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Concerns around the AstraZeneca Covid-19 vaccine causing blood clots in individuals prompted a number of countries to suspend use until further investigatory work had been done. Now, just a few days after a number of European nations stopped using the shot, the EU’s health agency has said the vaccine is ‘safe and effective’. Spain, Italy, Portugal and France have said they will begin using the AstraZeneca shot once again. According to The Wall Street Journal, Canada and Mexico are in negotiations with the United States, ‘to receive a combined four million doses of the AstraZeneca vaccine’. Despite being the world’s most widely used inoculation, studies have shown the shot to have little efficacy on the 501.v2 variant that is common in South Africa. – Jarryd Neves
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AstraZeneca’s Covid-19 vaccine cleared by EU after blood-clot concerns
Benefits of using the shot outweigh its potential risks and inoculations should proceed, says bloc’s medicines agency
The European Union’s health agency said the Covid-19 vaccine produced by AstraZenecaPLC was “safe and effective” and didn’t increase the risk of blood clots, a decision that prompted four major bloc members to say they would resume inoculation campaigns.
France, Italy, Spain and Portugal said they would start vaccinating residents again after the European Medicines Agency on Thursday said new expert analysis concluded that the benefits of using a Covid-19 vaccine produced by AstraZeneca outweigh its potential risks.
EU authorities are hoping the EMA’s statement could put a problem-plagued vaccination campaign back on track, although it remains to be seen whether the new analysis will overcome mistrust of the AstraZeneca shot—the world’s most widely used vaccine—among many Europeans.
Many European countries, including Germany, France and Italy, suspended the vaccine’s use over the past week following reports that people who had received it developed rare blood clots, and some had died, further slowing Europe’s already sluggish vaccination rollout. Those reports compounded the delays and uncertainties surrounding a drive that has left the EU far behind the U.S. and the U.K. in vaccinating its citizens.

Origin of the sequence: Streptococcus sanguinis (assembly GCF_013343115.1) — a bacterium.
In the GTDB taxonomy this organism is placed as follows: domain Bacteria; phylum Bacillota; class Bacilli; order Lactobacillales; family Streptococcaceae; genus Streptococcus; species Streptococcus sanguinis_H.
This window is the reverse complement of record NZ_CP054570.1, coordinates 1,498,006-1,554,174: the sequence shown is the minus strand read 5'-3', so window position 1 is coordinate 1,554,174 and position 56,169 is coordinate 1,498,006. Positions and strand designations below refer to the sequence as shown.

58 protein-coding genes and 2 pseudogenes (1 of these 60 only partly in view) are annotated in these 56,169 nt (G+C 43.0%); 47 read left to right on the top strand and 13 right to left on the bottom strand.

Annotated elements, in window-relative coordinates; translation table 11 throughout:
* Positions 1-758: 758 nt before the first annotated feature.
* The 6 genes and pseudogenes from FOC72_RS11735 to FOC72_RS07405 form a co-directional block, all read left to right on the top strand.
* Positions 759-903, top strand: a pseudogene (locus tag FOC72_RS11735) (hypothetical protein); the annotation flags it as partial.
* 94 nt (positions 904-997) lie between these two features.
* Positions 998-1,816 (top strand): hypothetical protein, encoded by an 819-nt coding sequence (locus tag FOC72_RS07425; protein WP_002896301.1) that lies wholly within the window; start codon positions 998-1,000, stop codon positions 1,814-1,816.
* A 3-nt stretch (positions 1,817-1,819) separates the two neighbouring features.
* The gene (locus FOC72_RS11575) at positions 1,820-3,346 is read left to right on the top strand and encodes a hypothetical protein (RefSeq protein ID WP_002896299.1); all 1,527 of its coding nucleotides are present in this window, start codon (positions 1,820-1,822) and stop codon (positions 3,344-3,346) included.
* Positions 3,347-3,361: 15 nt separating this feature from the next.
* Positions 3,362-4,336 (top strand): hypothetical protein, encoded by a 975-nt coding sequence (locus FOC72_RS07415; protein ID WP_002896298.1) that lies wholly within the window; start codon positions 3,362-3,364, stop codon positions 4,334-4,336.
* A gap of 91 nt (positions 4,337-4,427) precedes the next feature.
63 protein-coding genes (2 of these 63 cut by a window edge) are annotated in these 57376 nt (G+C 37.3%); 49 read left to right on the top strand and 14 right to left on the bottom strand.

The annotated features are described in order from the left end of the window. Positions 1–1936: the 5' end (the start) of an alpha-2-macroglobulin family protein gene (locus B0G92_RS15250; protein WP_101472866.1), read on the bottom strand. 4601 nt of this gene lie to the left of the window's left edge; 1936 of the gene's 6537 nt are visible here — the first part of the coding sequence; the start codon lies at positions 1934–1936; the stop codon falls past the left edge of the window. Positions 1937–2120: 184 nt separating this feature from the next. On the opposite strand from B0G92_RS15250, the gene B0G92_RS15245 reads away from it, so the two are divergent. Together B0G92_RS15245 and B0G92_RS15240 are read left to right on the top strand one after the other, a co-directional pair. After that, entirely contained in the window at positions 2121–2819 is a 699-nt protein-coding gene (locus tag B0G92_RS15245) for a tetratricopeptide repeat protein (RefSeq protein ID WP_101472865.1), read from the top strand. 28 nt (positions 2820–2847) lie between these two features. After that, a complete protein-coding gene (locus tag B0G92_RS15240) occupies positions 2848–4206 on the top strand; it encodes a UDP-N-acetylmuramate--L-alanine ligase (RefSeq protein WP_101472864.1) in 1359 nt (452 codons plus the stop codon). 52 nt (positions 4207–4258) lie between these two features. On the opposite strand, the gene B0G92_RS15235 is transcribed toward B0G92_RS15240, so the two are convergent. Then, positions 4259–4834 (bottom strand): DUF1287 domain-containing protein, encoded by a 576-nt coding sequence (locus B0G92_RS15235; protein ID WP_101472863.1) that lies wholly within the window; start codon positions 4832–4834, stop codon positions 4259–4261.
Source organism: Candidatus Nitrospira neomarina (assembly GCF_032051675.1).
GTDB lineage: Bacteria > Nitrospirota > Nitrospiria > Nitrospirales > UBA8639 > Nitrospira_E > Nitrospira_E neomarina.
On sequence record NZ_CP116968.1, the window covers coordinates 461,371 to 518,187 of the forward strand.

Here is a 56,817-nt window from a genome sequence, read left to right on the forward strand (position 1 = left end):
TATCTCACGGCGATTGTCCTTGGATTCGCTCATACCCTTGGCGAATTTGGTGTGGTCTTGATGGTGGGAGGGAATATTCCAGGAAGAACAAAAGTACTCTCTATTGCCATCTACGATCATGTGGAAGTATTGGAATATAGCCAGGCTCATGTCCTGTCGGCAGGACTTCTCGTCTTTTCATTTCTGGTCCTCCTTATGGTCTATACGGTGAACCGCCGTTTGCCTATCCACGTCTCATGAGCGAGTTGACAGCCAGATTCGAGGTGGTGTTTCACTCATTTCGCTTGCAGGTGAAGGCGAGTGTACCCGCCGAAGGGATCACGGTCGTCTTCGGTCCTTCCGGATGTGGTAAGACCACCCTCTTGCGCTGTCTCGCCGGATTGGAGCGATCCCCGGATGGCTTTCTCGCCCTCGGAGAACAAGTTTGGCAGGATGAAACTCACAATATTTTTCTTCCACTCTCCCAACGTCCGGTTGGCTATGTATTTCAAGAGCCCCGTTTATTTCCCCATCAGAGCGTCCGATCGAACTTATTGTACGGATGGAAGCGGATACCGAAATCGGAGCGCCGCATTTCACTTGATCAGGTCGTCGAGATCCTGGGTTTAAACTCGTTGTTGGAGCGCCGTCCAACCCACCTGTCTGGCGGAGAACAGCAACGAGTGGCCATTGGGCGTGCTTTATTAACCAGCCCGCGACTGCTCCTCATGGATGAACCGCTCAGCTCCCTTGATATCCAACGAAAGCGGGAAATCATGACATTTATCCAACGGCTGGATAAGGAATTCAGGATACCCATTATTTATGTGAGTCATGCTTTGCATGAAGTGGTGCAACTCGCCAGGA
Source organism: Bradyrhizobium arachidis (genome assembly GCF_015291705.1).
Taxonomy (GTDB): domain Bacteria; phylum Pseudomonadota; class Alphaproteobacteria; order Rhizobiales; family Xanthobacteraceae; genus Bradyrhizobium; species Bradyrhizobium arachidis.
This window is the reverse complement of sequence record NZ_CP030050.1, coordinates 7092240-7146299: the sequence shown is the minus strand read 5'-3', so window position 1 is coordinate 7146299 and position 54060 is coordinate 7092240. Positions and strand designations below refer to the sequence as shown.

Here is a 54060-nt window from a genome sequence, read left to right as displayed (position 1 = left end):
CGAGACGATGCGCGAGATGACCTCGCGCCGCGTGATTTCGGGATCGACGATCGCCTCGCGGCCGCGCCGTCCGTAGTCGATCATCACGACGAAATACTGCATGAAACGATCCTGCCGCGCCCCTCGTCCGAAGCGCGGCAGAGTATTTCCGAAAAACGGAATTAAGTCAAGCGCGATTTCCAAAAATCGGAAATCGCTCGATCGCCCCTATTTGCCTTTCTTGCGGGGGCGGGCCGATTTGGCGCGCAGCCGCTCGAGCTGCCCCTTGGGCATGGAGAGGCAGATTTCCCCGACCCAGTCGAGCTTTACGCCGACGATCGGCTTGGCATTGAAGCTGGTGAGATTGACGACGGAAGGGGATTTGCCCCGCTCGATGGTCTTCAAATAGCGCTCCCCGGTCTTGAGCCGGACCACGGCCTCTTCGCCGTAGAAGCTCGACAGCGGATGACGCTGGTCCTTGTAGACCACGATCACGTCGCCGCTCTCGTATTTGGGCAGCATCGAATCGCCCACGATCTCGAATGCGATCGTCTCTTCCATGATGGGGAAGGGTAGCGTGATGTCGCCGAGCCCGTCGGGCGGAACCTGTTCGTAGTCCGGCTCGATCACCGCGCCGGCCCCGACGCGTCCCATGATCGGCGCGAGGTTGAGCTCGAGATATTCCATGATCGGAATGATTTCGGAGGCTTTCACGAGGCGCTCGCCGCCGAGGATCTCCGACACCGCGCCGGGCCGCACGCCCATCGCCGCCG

AstraZeneca said after the EMA’s announcement and a similar judgment from British health authorities that the opinions affirmed the vaccine’s benefits. “We trust that, after the regulators’ careful decisions, vaccinations can once again resume across Europe,” said Ann Tayler, the company’s chief medical officer.
In a sign of European leaders’ impatience to do that, Italian Prime Minister Mario Draghi said after the EMA announcement that the country would resume giving AstraZeneca vaccinations on Friday. France, Spain and Portugal also said inoculations would resume.
Canada and Mexico are also in talks with the U.S. to receive a combined four million doses of the AstraZeneca vaccine.
Europe urgently needs vaccine doses because case numbers are rising amid the spread of new virus strains. French Prime Minister Jean Castex on Thursday announced a partial lockdown for Paris and other parts of the country.
Europeans’ reactions to the EMA announcement were mixed. Rita Szigeti, a retired Parisian who earlier this month received an initial dose of the AstraZeneca vaccine and wants her second dose, voiced pleasure with the announcement. But Corinne Graillot, an assistant engineer at a medical school in Paris who hasn’t been vaccinated, said she preferred to wait for a different option.
“They’ve made such a mess of it that people don’t know what to think anymore,” she said. “They’ve flip-flopped so many times.”
The EMA’s safety committee found the vaccine to be “safe and effective in preventing Covid-19, and its benefits outweigh its risk,” said committee chair Sabine Straus. Dr. Straus said that since blood clots are associated with Covid-19, by inoculating people against the disease, the vaccine “likely reduces the risk of thrombotic incidents overall.”
Health officials have noted that blood clots are widespread for a variety of reasons. Clots have also been noted among people receiving other Covid-19 vaccines and can be caused by medications as common as birth-control pills.